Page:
D: Sam Mendes. DP: Hoyte Van Hoytema. W: John Logan, Neal Purvis, Robert Wade & Jez Butterworth. Starring: Daniel Craig/Christoph Waltz/Léa Seydoux/Ralph Fiennes/Ben Wishaw/Naomie Harris/Andrew Scott/Monica Bellucci/Rory Kinnear/Jesper Christensen/Dave Bautista. (NOTE: Based on Ian Fleming’s characters from his James Bond series)
Oh how the mighty do fall. The newest entrance into the James Bond cannon, Spectre, is quite literally a mess. Its theme song, title sequence, premise, script, and execution are all vastly inferior to 2012’s Skyfall. If Daniel Craig felt done with his portion of this franchise you will feel done with it as well after two and a half hours of this film.
Let’s start with the opening. The first sequence is actually strong. Dropped into the middle of Mexican festivities for the Day of the Dead our Bond (Craig) is already hot on the pursuit, no introductions needed. Yet this opening gives way to a scatterbrained title sequence that lacks any coherent theme or look even. The best visuals are of women made out of wispy smoke, but this is reminiscent of the sand and smoke of the title sequence of Quantum of Solace so not entirely new. Sam Smith’s song ‘Writing on the Wall’ is sadly made worse by the visual confusion of the credit sequence. The octopus imagery, which anyone would already be aware of from the trailer, is just too simple and by the end of the film lacks any significance. For a franchise whose theme songs and title sequence are legendary this is a major misstep.
Next we are subjected to rogue Bond on the run who quickly and superfluously seduces Monica Bellucci to gain minimal intelligence. Bond quickly learns that there are bigger forces at work that perhaps have been puppeteering his life recently. This is the first of many times the writers blatantly remind you of Craig’s bond films as a set and the time line of his character. Christoph Waltz’s villain lacks any originality as he merely serves this purpose of stringing all the films together. In other words, ‘hehe, it was me the whole time!’ Sadly Waltz becomes a caricature in this world. Some great hand to hand combat happens, but none of the action really comes from the villain. The final action act is a video game conclusion, save the princess and get out of the building in time. What a bore.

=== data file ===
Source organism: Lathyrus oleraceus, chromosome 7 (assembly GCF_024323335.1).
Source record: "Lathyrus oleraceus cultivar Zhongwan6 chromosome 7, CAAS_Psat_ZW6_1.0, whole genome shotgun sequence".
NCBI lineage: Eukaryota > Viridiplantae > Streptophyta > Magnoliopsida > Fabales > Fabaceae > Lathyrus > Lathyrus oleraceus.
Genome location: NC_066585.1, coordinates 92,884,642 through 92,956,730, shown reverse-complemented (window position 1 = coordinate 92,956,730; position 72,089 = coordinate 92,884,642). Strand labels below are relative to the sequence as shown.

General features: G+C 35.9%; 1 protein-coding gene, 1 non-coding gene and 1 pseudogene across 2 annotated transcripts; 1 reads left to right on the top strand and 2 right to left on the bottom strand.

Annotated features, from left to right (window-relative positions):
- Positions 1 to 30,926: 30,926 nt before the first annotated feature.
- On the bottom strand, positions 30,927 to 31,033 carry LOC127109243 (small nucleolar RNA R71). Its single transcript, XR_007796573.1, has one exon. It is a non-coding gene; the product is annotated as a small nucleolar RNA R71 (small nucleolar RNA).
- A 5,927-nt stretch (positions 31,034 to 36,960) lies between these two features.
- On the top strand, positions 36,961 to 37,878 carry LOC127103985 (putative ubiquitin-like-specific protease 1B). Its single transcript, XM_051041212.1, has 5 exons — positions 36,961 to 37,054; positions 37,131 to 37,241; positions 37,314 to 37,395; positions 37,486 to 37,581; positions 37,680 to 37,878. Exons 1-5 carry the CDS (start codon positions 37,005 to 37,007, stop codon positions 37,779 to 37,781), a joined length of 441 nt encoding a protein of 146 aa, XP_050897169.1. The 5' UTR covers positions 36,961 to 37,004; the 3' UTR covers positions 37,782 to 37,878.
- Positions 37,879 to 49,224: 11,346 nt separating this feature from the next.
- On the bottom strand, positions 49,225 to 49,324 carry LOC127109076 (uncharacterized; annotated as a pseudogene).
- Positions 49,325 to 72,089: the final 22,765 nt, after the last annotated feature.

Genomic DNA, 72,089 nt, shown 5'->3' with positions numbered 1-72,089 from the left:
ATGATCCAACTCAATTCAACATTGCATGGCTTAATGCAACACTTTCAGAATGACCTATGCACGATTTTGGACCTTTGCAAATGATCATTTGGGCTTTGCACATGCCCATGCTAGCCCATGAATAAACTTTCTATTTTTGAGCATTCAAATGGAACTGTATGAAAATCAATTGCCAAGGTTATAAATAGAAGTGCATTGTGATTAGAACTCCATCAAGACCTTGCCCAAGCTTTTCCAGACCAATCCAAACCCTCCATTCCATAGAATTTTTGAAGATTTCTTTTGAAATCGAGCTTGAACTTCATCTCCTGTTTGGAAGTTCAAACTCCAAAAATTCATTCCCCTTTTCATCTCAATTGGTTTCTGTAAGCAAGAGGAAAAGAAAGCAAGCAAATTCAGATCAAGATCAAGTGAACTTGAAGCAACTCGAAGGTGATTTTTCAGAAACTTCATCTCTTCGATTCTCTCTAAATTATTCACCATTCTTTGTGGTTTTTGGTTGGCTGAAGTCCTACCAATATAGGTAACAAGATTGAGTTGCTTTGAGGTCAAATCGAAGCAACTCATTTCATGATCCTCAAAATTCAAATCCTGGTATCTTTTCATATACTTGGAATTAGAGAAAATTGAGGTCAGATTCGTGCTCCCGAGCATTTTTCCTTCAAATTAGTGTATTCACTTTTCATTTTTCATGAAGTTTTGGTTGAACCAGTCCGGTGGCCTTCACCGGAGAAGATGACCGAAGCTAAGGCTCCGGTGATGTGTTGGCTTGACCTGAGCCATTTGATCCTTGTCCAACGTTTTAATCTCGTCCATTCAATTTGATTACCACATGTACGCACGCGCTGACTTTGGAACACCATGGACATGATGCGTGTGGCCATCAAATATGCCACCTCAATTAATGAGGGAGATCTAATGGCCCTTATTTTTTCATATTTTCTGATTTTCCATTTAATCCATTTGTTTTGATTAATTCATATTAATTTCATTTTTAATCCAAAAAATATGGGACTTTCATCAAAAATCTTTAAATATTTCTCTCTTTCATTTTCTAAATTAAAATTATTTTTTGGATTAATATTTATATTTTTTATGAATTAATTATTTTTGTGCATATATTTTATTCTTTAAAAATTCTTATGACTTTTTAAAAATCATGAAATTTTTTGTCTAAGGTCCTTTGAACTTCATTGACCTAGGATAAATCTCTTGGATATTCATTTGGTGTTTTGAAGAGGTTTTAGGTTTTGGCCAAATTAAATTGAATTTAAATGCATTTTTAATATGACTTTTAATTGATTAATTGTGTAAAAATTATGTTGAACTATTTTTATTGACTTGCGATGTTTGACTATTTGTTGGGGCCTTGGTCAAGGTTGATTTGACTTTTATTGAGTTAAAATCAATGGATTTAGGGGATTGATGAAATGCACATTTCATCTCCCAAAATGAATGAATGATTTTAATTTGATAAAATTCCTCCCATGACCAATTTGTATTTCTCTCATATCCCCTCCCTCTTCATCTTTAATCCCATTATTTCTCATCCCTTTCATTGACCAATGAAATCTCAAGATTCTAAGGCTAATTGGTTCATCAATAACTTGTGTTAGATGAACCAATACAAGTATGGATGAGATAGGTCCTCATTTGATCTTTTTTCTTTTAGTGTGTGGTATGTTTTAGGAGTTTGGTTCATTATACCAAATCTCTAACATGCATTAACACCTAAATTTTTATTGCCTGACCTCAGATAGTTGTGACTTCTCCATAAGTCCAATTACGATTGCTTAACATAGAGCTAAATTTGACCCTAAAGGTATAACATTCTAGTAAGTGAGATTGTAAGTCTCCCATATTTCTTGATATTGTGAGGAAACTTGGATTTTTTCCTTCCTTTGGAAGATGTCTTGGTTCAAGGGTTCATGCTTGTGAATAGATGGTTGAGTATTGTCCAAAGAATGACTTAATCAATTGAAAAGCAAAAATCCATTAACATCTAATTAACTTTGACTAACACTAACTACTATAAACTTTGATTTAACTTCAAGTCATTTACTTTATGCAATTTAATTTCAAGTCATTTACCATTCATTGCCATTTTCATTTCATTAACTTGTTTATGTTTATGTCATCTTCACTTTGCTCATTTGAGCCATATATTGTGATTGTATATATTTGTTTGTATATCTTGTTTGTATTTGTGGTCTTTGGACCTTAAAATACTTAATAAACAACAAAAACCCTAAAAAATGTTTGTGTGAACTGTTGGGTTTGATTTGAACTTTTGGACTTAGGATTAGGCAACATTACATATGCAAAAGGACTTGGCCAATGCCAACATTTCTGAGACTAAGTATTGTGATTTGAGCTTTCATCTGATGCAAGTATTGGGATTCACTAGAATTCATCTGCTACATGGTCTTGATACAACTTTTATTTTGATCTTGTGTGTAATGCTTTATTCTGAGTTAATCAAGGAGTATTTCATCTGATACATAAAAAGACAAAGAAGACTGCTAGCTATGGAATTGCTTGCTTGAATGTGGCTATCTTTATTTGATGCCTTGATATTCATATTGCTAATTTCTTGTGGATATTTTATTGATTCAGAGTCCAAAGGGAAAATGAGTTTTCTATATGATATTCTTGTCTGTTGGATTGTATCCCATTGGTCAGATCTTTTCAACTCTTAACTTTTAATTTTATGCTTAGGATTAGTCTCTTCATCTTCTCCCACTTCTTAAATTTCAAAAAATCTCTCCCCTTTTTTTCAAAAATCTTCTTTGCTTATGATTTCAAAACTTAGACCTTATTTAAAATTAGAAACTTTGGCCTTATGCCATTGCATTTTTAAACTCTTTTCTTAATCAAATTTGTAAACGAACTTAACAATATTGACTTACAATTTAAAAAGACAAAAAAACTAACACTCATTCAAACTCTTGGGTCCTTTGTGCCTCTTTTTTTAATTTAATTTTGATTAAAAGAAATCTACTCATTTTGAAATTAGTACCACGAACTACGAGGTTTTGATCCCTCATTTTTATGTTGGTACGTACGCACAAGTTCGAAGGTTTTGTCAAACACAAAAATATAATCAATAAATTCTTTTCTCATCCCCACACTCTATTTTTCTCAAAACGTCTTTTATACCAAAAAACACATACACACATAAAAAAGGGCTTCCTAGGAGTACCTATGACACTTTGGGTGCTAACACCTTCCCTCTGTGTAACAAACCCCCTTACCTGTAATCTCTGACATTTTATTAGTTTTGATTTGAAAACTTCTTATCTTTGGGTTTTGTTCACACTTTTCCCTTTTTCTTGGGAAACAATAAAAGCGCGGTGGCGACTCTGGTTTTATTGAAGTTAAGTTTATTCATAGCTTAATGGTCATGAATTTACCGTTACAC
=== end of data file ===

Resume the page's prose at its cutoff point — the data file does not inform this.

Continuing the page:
Bond is still supported by an excellently serious Ralph Fiennes as M and Naomie Harris as Money Penny. Ben Whishaw’s Q finally gets his do and breaks to the surface of the spyage with his gadgets and gizmos galore. Andrew Scott’s C is quite literally a less complex Moriarty, his character from the BBC Sherlock series. Type-casting if it ever needed a definition. Even gorgeous and brainy Madeleine Swann (Seydoux) cannot save Spectre. A character that could have been a cryptic comment on the Bond brand of misogyny gives way to Bond romance that sprouts in a matter of days. It’s so unbelievable it appears stupid rather than old fashioned. But what is bond without women who lay down for him? Maybe this character cannot work anymore.
Spectre is uninspired and slogs on so long you feel you have watched a few different films. Mendes is not coherent on a look or a story. like he was in Skyfall . Craig phones it all in and considering his publicly vented boredom with this character you wonder if the film should have been made at all. Also there is the inevitable comparison with the recent Bond homage Kingsman which narratively addresses technology and surveillance as weapons. This is simply bad timing, but really what everyone is waiting for the announcement of who the next Bond will be as Idris Elba rumors continue to spiral. I for one would love Elba as Bond, if you don’t believe me watch the BBC’s Luther. We shall have to wait and see, but maybe we all need a break anyway?